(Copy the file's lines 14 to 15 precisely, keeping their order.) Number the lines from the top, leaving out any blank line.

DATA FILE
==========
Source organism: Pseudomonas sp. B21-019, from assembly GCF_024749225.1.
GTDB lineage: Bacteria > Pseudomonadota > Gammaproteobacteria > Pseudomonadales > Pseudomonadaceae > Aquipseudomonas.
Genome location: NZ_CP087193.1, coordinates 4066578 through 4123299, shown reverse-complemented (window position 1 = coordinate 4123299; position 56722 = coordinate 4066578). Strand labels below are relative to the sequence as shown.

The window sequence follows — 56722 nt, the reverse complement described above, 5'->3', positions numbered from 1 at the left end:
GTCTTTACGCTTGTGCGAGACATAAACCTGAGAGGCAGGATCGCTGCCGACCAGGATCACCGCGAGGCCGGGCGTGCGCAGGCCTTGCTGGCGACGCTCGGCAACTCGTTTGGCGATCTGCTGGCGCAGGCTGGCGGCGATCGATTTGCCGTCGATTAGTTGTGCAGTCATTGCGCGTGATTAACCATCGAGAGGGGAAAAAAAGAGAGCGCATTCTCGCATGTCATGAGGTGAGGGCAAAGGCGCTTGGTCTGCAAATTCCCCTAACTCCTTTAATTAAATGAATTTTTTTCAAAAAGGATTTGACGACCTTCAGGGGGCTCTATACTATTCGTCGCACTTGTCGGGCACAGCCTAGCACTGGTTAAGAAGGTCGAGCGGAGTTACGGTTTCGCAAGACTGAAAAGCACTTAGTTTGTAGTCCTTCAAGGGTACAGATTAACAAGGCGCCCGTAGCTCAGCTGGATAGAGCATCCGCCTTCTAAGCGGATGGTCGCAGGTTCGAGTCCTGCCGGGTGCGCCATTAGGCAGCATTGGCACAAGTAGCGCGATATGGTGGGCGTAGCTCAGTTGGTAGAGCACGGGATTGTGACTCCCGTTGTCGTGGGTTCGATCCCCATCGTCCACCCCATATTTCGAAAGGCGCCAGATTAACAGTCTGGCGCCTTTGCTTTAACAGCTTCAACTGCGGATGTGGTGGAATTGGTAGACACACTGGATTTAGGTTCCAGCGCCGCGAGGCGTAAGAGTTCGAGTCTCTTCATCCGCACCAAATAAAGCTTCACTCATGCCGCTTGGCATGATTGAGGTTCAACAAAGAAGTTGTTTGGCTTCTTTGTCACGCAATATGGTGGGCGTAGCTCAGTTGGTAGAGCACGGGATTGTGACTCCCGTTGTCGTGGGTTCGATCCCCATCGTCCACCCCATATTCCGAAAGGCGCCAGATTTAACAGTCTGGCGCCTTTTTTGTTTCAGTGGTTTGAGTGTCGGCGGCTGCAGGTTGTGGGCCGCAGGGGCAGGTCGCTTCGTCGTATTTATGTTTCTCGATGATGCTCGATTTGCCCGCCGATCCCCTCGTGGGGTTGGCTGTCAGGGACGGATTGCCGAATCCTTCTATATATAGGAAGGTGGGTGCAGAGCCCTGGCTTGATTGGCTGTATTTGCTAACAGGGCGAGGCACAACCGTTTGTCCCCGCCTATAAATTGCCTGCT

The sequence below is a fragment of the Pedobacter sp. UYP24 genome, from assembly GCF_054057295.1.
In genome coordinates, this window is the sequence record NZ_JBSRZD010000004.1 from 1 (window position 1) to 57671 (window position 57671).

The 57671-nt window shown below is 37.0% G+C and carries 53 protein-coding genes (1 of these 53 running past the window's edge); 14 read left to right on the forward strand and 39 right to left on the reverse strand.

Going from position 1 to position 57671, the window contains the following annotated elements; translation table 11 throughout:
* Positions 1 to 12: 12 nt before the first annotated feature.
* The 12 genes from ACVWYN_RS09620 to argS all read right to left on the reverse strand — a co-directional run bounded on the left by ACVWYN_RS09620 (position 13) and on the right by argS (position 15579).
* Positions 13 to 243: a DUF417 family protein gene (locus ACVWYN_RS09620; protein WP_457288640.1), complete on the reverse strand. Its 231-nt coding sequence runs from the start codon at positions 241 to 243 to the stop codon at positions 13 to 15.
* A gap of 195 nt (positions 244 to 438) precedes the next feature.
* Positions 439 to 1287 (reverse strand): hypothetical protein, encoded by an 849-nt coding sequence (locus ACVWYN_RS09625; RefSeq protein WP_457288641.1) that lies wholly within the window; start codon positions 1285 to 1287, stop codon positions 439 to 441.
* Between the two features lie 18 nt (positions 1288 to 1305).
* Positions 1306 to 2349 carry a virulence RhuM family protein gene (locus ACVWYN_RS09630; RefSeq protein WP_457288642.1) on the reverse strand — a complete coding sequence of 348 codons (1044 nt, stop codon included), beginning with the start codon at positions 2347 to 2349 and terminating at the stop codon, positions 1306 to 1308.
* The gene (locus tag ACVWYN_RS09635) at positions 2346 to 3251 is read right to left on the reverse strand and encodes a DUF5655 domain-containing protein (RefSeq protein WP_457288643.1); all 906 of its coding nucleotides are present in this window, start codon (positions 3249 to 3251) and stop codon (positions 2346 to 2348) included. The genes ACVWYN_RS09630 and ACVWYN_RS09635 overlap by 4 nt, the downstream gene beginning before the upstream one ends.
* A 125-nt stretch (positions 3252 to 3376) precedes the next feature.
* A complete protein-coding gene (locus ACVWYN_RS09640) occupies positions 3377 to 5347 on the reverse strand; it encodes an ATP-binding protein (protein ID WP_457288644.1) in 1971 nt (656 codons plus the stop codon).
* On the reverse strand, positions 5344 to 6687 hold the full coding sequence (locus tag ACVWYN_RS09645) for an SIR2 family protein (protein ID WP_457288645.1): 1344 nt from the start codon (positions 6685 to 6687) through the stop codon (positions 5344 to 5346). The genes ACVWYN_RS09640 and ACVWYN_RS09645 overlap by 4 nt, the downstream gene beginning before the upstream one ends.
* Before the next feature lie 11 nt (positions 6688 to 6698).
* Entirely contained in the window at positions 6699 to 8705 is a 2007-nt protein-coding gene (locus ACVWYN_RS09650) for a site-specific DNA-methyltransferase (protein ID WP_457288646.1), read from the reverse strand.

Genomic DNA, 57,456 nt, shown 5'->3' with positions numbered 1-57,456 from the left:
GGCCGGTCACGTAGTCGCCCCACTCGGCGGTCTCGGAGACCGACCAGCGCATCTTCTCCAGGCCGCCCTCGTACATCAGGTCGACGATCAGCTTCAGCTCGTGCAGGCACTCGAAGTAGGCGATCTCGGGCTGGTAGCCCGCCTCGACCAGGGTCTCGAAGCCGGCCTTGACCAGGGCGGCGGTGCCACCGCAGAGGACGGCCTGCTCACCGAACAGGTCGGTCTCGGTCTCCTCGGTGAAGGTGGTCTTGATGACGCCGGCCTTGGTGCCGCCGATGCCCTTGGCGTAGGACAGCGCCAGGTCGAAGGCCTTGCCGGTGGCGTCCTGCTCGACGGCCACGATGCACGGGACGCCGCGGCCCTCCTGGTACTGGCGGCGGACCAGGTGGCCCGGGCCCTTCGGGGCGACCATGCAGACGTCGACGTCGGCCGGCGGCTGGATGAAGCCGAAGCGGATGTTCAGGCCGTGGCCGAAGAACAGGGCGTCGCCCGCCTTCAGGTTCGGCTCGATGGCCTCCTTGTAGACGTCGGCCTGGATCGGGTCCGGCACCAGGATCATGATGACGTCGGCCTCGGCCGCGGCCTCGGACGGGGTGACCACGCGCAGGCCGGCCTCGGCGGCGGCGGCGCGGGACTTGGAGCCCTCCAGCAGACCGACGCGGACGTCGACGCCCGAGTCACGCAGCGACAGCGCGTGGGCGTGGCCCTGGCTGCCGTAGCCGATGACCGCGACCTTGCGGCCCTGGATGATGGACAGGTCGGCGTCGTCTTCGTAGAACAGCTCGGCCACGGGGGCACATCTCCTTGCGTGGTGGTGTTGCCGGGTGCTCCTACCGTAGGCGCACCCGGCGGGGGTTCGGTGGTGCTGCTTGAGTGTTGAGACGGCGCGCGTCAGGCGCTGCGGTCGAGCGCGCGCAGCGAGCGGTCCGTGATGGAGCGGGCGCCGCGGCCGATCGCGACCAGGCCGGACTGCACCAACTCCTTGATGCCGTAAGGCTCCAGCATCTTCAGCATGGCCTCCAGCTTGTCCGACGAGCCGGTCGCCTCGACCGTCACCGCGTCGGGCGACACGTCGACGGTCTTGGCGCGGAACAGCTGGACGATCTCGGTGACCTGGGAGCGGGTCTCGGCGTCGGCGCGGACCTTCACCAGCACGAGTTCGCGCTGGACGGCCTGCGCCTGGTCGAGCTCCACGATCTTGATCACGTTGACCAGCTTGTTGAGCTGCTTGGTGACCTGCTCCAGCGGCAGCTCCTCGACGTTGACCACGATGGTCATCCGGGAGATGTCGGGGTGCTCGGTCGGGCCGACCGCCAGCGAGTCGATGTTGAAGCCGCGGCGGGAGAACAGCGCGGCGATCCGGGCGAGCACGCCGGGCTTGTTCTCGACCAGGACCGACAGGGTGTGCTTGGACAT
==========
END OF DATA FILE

* Positions 439 to 1287 (reverse strand): hypothetical protein, encoded by an 849-nt coding sequence (locus ACVWYN_RS09625; RefSeq protein WP_457288641.1) that lies wholly within the window; start codon positions 1285 to 1287, stop codon positions 439 to 441.
* Between the two features lie 18 nt (positions 1288 to 1305).